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#dnaEdit: Make it straight

Friday, 22 August 2014 - 5:05am IST Updated: Thursday, 21 August 2014 - 8:48pm IST | Agency: dna
Dena Bank, Oriental Bank of Commerce scams reported by dna indicate public sector banks are vulnerable to subversion because of convoluted systems

Over the last few years, the amounts involved in embezzlements have turned out to be in thousands of crores, and sometimes even more. The seriousness of the fraud seems to depend on the large, astronomical figures of the defrauded amount. So, the Rs436 crore scam that has been detected in the Mumbai branches of Dena Bank and the Oriental Commerce (OBC), reported first by dna on Wednesday, would appear to be a petty crime in comparison to the mega-scandals which had happened during the UPA II tenure. It would, however, be a mark of cynicism and despair if we refuse to count as scam something which involves only a few hundred crores as is the case in the present instance. The Dena Bank, OBC episodes show the fraudulent transactions that are effected at the level of mobilising fixed deposits. Crooks in and outside the system are always on the prowl to subvert rules. It becomes necessary to not just create oversight mechanisms, but also to make the process of mobilising deposits much more straightforward. 

The obvious loophole in the Dena Bank case was that the fixed deposits of seven companies were mobilised entirely through the middlemen, and receipts/certificates issued, and further loans were released with the non-existent FDs as the collateral. The OBC case is the curious one, where the entity in whose name the FD was created did not have an account and, therefore, the amount was channelled into a miscellaneous head. An interesting aspect of this case is that it is the finance ministry officials who smelled the rat.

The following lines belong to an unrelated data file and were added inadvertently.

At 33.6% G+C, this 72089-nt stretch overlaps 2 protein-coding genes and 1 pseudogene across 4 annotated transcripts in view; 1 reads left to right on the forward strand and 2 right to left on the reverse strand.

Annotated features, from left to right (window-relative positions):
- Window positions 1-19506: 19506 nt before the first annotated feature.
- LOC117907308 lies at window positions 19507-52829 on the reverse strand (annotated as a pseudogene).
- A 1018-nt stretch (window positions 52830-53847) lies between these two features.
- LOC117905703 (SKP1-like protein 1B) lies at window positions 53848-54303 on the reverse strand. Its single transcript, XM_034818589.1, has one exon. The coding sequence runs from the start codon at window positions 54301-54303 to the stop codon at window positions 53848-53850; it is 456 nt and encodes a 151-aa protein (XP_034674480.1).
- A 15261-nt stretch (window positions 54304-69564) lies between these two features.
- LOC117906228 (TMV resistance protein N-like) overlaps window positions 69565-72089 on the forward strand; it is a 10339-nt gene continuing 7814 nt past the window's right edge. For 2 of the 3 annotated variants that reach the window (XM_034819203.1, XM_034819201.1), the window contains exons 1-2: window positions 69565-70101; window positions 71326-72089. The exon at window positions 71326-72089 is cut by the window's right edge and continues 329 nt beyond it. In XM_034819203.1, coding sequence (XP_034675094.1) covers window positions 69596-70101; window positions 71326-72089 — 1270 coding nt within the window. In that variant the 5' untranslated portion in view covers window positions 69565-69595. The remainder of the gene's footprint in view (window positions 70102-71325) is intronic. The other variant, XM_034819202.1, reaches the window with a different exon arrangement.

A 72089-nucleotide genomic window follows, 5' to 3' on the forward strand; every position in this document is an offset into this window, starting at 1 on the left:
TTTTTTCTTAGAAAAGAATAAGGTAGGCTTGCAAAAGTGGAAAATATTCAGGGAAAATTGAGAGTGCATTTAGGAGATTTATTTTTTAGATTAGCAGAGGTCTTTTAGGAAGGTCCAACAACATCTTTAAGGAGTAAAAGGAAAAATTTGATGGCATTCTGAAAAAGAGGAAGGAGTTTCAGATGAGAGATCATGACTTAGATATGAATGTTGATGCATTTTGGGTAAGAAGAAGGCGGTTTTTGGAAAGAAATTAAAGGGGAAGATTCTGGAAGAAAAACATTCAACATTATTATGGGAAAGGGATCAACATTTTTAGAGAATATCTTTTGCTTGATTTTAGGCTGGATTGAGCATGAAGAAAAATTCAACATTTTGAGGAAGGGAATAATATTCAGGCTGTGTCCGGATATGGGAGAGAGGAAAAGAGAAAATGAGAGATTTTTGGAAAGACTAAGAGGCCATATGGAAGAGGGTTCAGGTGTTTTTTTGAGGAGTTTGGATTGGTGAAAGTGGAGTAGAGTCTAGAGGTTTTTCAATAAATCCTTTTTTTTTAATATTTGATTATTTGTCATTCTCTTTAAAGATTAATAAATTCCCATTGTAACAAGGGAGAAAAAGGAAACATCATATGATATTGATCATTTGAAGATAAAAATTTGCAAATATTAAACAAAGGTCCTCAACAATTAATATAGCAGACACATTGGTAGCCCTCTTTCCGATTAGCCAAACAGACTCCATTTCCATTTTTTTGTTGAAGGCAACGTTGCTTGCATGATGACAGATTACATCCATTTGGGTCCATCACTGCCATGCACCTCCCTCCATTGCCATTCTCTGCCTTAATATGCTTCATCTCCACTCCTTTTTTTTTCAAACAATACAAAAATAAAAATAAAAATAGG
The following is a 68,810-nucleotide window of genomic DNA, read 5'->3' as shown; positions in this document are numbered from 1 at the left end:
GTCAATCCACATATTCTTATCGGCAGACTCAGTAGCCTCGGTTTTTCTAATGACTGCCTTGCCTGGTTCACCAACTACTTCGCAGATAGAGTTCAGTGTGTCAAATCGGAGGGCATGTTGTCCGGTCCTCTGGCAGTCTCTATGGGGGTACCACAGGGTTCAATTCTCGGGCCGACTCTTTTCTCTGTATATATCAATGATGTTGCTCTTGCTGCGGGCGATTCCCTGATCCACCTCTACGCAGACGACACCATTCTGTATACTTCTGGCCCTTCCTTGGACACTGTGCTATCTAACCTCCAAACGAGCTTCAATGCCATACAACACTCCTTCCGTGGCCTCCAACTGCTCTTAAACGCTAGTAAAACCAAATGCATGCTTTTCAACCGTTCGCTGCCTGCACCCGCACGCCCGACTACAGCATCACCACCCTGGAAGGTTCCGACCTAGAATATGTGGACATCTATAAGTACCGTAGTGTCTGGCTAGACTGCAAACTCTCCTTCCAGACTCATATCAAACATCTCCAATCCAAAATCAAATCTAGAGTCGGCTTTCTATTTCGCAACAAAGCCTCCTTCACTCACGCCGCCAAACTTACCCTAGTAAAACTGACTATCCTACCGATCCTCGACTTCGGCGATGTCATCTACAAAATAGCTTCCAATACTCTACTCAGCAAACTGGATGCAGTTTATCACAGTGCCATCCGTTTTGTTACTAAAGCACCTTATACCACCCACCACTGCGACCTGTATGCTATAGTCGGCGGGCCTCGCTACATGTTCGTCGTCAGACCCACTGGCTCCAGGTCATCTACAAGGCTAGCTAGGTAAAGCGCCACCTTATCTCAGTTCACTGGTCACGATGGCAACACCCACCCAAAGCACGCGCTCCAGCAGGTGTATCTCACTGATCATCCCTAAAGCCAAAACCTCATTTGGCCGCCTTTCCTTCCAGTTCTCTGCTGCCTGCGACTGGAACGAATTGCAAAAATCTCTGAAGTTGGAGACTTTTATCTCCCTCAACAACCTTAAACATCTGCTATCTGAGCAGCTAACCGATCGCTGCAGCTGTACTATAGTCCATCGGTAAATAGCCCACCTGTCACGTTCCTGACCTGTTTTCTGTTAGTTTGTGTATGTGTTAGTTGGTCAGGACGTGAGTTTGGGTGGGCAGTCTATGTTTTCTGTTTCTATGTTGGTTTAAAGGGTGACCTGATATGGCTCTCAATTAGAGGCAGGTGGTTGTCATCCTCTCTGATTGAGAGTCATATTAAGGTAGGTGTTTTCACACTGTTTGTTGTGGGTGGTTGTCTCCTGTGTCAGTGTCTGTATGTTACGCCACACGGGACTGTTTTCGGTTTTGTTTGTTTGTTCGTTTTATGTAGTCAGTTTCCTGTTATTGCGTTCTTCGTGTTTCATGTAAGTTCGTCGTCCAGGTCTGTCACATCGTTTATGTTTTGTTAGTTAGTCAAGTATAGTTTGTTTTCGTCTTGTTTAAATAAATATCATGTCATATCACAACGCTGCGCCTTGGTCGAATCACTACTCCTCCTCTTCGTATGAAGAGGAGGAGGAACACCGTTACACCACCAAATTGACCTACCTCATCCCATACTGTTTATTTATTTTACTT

It has become a practice in public sector banks (PSBs), as well as private ones, to outsource the job of getting deposits and offering credit. But the status of these ‘agents’ who are supposed to be working on behalf of the bank remains ambiguous. They are not part of the bank’s staff, and they are not exactly ‘agents’ in the sense of an insurance agent, who hard sells a policy and earns the commission. The compulsion of the banks to fall back on the private armies, as it were, who will help meet the banks’ targets in getting deposits and giving out credit is understandable. But these persons have to be part of the official structure if they are to be held responsible. There is, of course, the complicity of the bank officials themselves in perpetrating the fraud. 

As a matter of fact, the PSBs are generally unable to increase their businesses because of their cumbersome, and even outdated, modes. Private banks are supposed to be more attractive because these are supposed to have made banking transactions customer-friendly. But is the convoluted systems in the PSBs that seem to lend themselves to greater subversion. 

The ministry has ordered forensic audit to nail the culprits. It will not be necessary to inveigh against the laxity in PSBs as part of the general argument against anything and everything in the public sector. Perhaps, there is scope for an argument favouring privatisation of some of the PSBs. A first step has been taken by allowing for the increase in retail shareholders to 25 per cent in all public sector units, and this includes the PSBs as well. The feeling that any government enterprise is a dark labyrinth and it is possible to get away with theft and fraud, is a temptation for crooks. If the systems are simplified, they will become so much more difficult to subvert.




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